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Baseball's September song

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The 2017 season represents a resounding setback for the schemers -- led by the happily retired and not remotely missed Commissioner Bud Selig -- who twisted the system in knots in their obsession with guaranteeing precious competitive balance.

Clark
Booth

Barring convolutions, mad dashes, or mere meltdowns that would be downright historic, this September has the makings of being the dullest stretch-run in baseball's recent annals; not a good thing.

With four weeks to go -- just when the erstwhile pastime needs to be flexing its competitive muscles, featuring epic battles, keeping us on the edge of our sofas, competing cheek to jowl with infernal football -- the end results of the long grueling season are a foregone conclusion; a bloody yawner. It will be the quietest September of the Expansion Era. Not a good thing!

By Labor Day, four of the six division races were essentially over; three of them flat-out runaways since back around the Fourth of July with the leads of the runaway-leaders now averaging a ridiculous 15 games. Faintest hope for some September melodrama is in your own AL East where Boston's lead over New York is hardly insurmountable. Yet stray Bronx diehards and the odd Steinbrenner seem the only folks actually believing there's much chance of that changing. Still technically competitive is the NL Central where the Cubs -- who've been sleep-walking much of the season -- have allowed the Brewers to hang around. It's assumed the Cubs will wake-up now that crunch time's arrived.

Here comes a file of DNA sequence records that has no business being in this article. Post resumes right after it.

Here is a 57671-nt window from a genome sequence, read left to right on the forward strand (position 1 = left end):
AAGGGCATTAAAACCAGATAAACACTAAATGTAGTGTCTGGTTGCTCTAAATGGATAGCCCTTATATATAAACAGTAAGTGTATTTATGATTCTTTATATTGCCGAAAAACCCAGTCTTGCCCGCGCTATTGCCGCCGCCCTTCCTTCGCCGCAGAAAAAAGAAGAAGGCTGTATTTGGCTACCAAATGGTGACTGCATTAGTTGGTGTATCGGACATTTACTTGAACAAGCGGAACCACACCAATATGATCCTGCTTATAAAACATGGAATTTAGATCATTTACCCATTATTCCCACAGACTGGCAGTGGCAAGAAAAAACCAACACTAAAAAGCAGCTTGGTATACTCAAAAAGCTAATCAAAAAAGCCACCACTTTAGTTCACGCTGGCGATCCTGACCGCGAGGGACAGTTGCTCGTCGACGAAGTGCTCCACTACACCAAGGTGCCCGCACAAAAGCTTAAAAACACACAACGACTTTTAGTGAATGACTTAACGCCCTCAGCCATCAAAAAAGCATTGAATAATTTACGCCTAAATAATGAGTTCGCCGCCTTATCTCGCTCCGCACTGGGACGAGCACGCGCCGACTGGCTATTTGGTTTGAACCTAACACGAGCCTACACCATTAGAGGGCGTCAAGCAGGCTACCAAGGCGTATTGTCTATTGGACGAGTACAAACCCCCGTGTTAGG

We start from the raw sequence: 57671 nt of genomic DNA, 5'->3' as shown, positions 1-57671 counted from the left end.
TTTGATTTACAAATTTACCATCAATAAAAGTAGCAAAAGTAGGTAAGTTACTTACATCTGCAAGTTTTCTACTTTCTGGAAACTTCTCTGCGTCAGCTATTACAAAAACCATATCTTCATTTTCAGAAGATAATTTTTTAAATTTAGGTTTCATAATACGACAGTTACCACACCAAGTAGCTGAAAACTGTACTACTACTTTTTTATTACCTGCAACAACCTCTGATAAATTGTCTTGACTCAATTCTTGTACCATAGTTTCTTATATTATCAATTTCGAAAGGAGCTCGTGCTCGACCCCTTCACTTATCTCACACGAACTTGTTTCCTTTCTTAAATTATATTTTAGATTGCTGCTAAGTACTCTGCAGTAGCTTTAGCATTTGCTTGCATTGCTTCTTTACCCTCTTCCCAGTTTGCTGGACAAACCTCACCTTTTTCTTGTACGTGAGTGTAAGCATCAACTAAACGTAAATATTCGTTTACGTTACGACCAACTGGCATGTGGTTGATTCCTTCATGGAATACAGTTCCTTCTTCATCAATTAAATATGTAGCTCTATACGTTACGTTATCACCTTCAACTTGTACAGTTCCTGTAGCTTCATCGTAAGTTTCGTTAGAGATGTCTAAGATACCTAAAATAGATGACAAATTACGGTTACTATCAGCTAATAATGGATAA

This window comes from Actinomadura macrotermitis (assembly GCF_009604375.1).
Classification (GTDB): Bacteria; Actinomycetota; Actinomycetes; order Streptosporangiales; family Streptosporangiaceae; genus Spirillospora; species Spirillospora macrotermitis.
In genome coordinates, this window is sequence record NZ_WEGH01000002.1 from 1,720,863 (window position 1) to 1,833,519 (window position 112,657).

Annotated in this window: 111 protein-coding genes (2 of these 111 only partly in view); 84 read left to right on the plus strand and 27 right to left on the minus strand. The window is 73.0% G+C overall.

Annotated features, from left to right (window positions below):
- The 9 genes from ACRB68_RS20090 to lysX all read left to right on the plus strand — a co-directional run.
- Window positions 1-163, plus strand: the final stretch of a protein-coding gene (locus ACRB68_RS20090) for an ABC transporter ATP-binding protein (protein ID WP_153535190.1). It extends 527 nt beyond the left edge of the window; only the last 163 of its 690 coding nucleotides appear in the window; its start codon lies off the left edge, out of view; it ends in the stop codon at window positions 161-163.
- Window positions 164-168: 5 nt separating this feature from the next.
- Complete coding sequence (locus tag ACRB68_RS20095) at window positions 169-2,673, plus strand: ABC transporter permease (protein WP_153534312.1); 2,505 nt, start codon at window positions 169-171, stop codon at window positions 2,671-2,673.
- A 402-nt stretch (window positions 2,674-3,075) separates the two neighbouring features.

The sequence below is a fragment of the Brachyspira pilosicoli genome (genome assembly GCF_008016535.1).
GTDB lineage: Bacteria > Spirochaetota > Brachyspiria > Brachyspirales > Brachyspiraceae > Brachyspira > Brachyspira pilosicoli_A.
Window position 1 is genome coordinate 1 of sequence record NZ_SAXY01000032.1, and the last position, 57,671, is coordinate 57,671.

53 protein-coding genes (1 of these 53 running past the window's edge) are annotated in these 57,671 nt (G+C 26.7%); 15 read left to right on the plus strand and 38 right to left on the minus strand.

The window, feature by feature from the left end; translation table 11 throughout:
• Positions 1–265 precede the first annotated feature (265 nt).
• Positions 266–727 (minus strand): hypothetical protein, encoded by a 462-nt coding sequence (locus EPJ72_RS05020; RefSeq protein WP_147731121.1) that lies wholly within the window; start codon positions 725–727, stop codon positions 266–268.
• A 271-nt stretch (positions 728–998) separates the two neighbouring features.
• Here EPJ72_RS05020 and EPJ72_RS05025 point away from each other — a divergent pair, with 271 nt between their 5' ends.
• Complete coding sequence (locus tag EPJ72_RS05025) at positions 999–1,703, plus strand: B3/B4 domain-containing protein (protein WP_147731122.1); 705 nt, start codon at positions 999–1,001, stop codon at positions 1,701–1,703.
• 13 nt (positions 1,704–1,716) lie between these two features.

Face it fans, they could start the playoffs tomorrow were it not for the Wildcard issue which remains in doubt because that's what it's designed to do. Technically, seven teams can validly boast of still contending for a wild-card berth, although only a couple are faintly worthy with three as of Labor Day, being only a lousy game above .500. The wild-card is a joke! But it succeeds, in providing relatively bogus excitement in seasons like this, by preserving the illusion of post-season prospects for the unworthy to the very end. It's the reason they were created.

One of these years, two Wildcards will meet in the World Series. We've already had one win the thing after finishing scarcely above .500. So how would you like having the Twins and Brewers square off in this year's grand finale? That would keep all of America trembling at the brink, eh.

The 2017 season represents a resounding setback for the schemers -- led by the happily retired and not remotely missed Commissioner Bud Selig -- who twisted the system in knots in their obsession with guaranteeing precious competitive balance.

All the gimmicks introduced over the past generation -- payroll penalty taxes, inter-league play, imbalanced scheduling, restructured division play, reformed drafts, international free-agent controls, Wildcards, anything and everything that helps promote parity -- were aimed at the over-riding objective of curbing the Big-Money franchises as much as possible while giving the small-market franchises every break in the book.